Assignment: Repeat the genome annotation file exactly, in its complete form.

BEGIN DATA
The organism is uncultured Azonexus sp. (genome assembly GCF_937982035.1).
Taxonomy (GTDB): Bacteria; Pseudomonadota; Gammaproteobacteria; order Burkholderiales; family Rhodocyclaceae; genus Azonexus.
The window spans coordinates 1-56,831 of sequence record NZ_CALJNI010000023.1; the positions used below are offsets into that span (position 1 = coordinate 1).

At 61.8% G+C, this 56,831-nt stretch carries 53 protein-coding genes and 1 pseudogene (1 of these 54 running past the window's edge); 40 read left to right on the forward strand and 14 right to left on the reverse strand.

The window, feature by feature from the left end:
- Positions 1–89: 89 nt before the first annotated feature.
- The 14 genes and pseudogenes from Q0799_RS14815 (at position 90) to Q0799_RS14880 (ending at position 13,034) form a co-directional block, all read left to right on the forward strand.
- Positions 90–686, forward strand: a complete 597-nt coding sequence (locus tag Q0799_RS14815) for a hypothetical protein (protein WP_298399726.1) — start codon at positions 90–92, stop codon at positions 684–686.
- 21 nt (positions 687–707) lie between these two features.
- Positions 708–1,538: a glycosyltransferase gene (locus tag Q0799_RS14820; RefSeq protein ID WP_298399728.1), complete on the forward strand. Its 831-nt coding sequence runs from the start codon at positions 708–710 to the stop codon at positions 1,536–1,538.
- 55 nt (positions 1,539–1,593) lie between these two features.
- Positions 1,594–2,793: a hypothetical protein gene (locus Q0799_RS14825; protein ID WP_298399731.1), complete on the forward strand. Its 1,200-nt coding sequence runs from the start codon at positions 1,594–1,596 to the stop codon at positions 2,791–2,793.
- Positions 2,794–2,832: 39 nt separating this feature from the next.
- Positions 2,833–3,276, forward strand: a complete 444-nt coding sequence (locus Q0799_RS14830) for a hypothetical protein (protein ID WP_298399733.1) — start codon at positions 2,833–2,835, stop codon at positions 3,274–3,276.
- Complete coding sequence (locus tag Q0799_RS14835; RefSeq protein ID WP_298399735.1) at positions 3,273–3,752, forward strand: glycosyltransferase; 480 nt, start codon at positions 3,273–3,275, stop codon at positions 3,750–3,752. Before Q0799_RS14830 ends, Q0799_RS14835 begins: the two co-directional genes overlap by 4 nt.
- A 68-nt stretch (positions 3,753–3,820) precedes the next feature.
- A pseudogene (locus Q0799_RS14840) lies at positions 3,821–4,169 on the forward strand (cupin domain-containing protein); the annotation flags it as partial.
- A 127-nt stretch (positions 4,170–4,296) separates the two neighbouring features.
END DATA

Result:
The organism is uncultured Azonexus sp. (genome assembly GCF_937982035.1).
Taxonomy (GTDB): Bacteria; Pseudomonadota; Gammaproteobacteria; order Burkholderiales; family Rhodocyclaceae; genus Azonexus.
The window spans coordinates 1-56,831 of sequence record NZ_CALJNI010000023.1; the positions used below are offsets into that span (position 1 = coordinate 1).

At 61.8% G+C, this 56,831-nt stretch carries 53 protein-coding genes and 1 pseudogene (1 of these 54 running past the window's edge); 40 read left to right on the forward strand and 14 right to left on the reverse strand.

The window, feature by feature from the left end:
- Positions 1–89: 89 nt before the first annotated feature.
- The 14 genes and pseudogenes from Q0799_RS14815 (at position 90) to Q0799_RS14880 (ending at position 13,034) form a co-directional block, all read left to right on the forward strand.
- Positions 90–686, forward strand: a complete 597-nt coding sequence (locus tag Q0799_RS14815) for a hypothetical protein (protein WP_298399726.1) — start codon at positions 90–92, stop codon at positions 684–686.
- 21 nt (positions 687–707) lie between these two features.
- Positions 708–1,538: a glycosyltransferase gene (locus tag Q0799_RS14820; RefSeq protein ID WP_298399728.1), complete on the forward strand. Its 831-nt coding sequence runs from the start codon at positions 708–710 to the stop codon at positions 1,536–1,538.
- 55 nt (positions 1,539–1,593) lie between these two features.
- Positions 1,594–2,793: a hypothetical protein gene (locus Q0799_RS14825; protein ID WP_298399731.1), complete on the forward strand. Its 1,200-nt coding sequence runs from the start codon at positions 1,594–1,596 to the stop codon at positions 2,791–2,793.
- Positions 2,794–2,832: 39 nt separating this feature from the next.
- Positions 2,833–3,276, forward strand: a complete 444-nt coding sequence (locus Q0799_RS14830) for a hypothetical protein (protein ID WP_298399733.1) — start codon at positions 2,833–2,835, stop codon at positions 3,274–3,276.
- Complete coding sequence (locus tag Q0799_RS14835; RefSeq protein ID WP_298399735.1) at positions 3,273–3,752, forward strand: glycosyltransferase; 480 nt, start codon at positions 3,273–3,275, stop codon at positions 3,750–3,752. Before Q0799_RS14830 ends, Q0799_RS14835 begins: the two co-directional genes overlap by 4 nt.
- A 68-nt stretch (positions 3,753–3,820) precedes the next feature.
- A pseudogene (locus Q0799_RS14840) lies at positions 3,821–4,169 on the forward strand (cupin domain-containing protein); the annotation flags it as partial.
- A 127-nt stretch (positions 4,170–4,296) separates the two neighbouring features.